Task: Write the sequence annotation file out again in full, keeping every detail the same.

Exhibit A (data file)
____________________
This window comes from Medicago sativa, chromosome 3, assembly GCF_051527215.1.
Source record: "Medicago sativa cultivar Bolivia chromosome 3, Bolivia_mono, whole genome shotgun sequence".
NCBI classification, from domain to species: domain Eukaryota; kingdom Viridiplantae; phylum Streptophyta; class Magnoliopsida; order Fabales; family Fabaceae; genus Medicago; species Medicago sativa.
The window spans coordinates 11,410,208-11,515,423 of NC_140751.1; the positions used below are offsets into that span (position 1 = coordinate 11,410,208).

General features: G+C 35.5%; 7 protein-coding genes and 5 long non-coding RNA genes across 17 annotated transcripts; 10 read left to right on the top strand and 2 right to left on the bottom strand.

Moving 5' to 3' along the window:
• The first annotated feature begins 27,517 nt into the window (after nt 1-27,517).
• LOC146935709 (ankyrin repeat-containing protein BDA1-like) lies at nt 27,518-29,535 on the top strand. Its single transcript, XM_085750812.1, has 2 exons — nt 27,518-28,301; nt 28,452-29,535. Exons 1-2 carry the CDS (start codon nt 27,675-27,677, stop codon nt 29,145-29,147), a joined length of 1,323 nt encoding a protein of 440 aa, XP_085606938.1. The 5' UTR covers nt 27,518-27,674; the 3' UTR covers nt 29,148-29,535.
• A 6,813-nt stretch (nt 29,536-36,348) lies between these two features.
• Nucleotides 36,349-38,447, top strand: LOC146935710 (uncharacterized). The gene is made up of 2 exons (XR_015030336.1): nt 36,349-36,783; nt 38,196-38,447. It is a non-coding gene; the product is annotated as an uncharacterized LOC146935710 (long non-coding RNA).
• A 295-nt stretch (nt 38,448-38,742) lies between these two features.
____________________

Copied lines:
This window comes from Medicago sativa, chromosome 3, assembly GCF_051527215.1.
Source record: "Medicago sativa cultivar Bolivia chromosome 3, Bolivia_mono, whole genome shotgun sequence".
NCBI classification, from domain to species: domain Eukaryota; kingdom Viridiplantae; phylum Streptophyta; class Magnoliopsida; order Fabales; family Fabaceae; genus Medicago; species Medicago sativa.
The window spans coordinates 11,410,208-11,515,423 of NC_140751.1; the positions used below are offsets into that span (position 1 = coordinate 11,410,208).

General features: G+C 35.5%; 7 protein-coding genes and 5 long non-coding RNA genes across 17 annotated transcripts; 10 read left to right on the top strand and 2 right to left on the bottom strand.

Moving 5' to 3' along the window:
• The first annotated feature begins 27,517 nt into the window (after nt 1-27,517).
• LOC146935709 (ankyrin repeat-containing protein BDA1-like) lies at nt 27,518-29,535 on the top strand. Its single transcript, XM_085750812.1, has 2 exons — nt 27,518-28,301; nt 28,452-29,535. Exons 1-2 carry the CDS (start codon nt 27,675-27,677, stop codon nt 29,145-29,147), a joined length of 1,323 nt encoding a protein of 440 aa, XP_085606938.1. The 5' UTR covers nt 27,518-27,674; the 3' UTR covers nt 29,148-29,535.
• A 6,813-nt stretch (nt 29,536-36,348) lies between these two features.
• Nucleotides 36,349-38,447, top strand: LOC146935710 (uncharacterized). The gene is made up of 2 exons (XR_015030336.1): nt 36,349-36,783; nt 38,196-38,447. It is a non-coding gene; the product is annotated as an uncharacterized LOC146935710 (long non-coding RNA).
• A 295-nt stretch (nt 38,448-38,742) lies between these two features.